Woman flexing biceps in the sun, shown from the back.

SCI Workout Consideration #6 – Muscles & Joints

Of course, all physical activity engages the muscles and joints. Everyone that exercises regularly eventually experiences some muscle soreness or joint pain or stiffness. Usually, these conditions are temporary and are easily treatable with a little rest and proper self-care; however, individuals with SCI need to be particularly aware of several conditions affecting muscles and joints that can be extremely painful and potentially debilitating.

Spasticity 

Spasticity is due to increased tone in a muscle.

What Issues Are Posed With SCI? 

A spinal cord injury disrupts communication between the brain and the part of the nervous system responsible for muscle control below the level of injury. This disconnect can result in a common condition that individuals with SCI need to consider when exercising – spasticity.

Spasticity typically occurs in the muscles below the site of injury and can make it challenging to exercise since it can be very painful. It can lead to abnormal posture, cause deformities in the bones and joints, and can be further exacerbated by exercise.

Symptoms 

Symptoms of spasticity include:

  • High muscle tone
  • Hyperactive stretch reflexes
  • Spasms: Quick and/or sustained involuntary muscle contractions
  • Clonus: A series of fast involuntary contractions
  • Contractures: A permanent contraction of the muscle and tendon due to severe lasting stiffness and spasms

Steps to Reduce Risk When Exercising

There are several steps that you can take to reduce spasticity and make exercise safer and more comfortable.

If you experience spasticity, try:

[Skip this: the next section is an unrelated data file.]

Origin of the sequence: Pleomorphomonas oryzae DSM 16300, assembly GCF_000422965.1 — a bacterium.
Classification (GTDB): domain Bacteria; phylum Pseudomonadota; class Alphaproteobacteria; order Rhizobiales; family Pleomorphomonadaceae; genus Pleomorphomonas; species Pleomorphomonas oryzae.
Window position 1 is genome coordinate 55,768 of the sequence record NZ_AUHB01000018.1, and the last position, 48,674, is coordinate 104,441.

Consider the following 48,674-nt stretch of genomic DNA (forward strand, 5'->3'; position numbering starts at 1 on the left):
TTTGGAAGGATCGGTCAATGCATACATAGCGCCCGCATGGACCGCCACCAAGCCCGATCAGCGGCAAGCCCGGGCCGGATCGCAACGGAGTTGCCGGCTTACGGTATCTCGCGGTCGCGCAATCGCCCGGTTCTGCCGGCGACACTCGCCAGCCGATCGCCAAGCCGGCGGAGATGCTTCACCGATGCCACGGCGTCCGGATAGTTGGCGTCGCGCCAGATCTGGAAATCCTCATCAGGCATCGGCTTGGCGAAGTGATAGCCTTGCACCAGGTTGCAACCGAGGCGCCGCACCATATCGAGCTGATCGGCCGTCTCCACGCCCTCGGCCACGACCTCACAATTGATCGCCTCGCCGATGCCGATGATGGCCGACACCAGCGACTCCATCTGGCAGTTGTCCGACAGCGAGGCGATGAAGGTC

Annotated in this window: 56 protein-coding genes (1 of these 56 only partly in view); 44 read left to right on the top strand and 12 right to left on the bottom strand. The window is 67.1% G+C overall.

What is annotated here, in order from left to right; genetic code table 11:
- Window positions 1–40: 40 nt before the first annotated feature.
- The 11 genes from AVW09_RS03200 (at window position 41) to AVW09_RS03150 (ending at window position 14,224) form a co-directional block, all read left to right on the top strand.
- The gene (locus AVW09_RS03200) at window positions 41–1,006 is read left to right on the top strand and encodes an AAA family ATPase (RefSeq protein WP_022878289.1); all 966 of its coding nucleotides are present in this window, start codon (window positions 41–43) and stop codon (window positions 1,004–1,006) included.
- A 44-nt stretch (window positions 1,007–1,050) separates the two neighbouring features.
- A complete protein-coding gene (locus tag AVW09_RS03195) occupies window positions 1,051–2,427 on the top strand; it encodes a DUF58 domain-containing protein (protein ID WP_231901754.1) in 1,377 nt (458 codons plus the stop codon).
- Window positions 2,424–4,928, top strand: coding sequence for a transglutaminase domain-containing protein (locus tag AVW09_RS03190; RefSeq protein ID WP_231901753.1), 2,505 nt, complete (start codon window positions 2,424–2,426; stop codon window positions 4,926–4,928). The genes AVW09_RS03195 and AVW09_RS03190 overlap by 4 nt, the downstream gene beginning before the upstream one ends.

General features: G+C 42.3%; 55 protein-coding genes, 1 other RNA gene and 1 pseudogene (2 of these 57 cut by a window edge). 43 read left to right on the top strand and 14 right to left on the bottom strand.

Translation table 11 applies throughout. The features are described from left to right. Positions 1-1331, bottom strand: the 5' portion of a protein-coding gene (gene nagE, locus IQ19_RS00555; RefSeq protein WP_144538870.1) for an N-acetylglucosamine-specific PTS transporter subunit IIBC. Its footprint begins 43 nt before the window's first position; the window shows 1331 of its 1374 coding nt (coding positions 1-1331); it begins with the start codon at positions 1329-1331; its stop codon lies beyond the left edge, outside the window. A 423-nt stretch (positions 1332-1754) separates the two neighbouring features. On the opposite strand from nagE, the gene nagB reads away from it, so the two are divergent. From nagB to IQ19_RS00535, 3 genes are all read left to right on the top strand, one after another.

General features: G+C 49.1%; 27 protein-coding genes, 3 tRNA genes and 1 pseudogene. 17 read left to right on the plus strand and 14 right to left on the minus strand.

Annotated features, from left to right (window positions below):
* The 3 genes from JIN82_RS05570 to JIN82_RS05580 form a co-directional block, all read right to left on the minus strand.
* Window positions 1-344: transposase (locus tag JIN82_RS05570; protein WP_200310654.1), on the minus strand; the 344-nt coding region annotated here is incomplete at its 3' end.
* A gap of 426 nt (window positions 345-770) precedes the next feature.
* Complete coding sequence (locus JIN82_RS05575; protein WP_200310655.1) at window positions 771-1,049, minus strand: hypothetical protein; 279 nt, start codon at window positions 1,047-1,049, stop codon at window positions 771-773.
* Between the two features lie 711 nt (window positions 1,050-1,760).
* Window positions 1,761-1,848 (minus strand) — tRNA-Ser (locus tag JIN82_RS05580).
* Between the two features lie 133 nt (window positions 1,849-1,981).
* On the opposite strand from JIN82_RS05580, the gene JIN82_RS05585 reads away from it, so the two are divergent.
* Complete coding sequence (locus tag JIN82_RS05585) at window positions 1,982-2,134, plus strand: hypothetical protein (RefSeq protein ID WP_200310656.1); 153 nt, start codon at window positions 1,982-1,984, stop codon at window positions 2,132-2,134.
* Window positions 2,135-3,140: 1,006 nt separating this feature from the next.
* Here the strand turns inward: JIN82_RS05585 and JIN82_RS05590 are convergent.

• Regular stretching several times per day. This is the best way to reduce spasticity.
  • Aim to hold stretches for 10-30 seconds.
  • Use a partner to assist you in stretching of the non-functioning muscle.
  • If you take medication to control spasticity, try to coordinate the time you take the medication and the time of your exercise session to minimize spasticity during your workout.

To avoid further complications from spasticity:

  • Do not bounce or perform ballistic stretching.
  • Do not exercise when you are experiencing severe spasticity.  Work with your doctor or therapist to reduce spasticity before returning to exercise.
  • Do not exercise when you have an infection. Urinary tract and other infections can increase the risk of spasticity,
  • Do not exercise in cold temperatures, since cold air can increase spasticity.

Overuse Injuries

Individuals with SCI (particularly those that use a manual wheelchair) are susceptible to several overuse injuries. The repetitive motion of pushing a wheelchair puts significant stress on the muscles and joints of the upper body, namely the wrists and shoulders.  

Some of the most common overuse injuries experienced within the SCI community are carpal tunnel syndrome, rotator cuff strain, and shoulder impingement.

Carpal Tunnel Syndrome 

Carpal tunnel syndrome results from chronic pressure on the wrist that causes swelling.  The swelling compresses the nerve that runs through the wrist to the hand, the medial nerve, causing pain and weakness.

What Issues Are Posed With SCI? 

Manual wheelchair users are very susceptible to carpal tunnel syndrome because the act of the hand repeatedly gripping and pushing the wheels places a significant amount of force on the hands and wrists.  Studies show that as many as 90% of long-term manual wheelchair users suffer from carpal tunnel syndrome.

Symptoms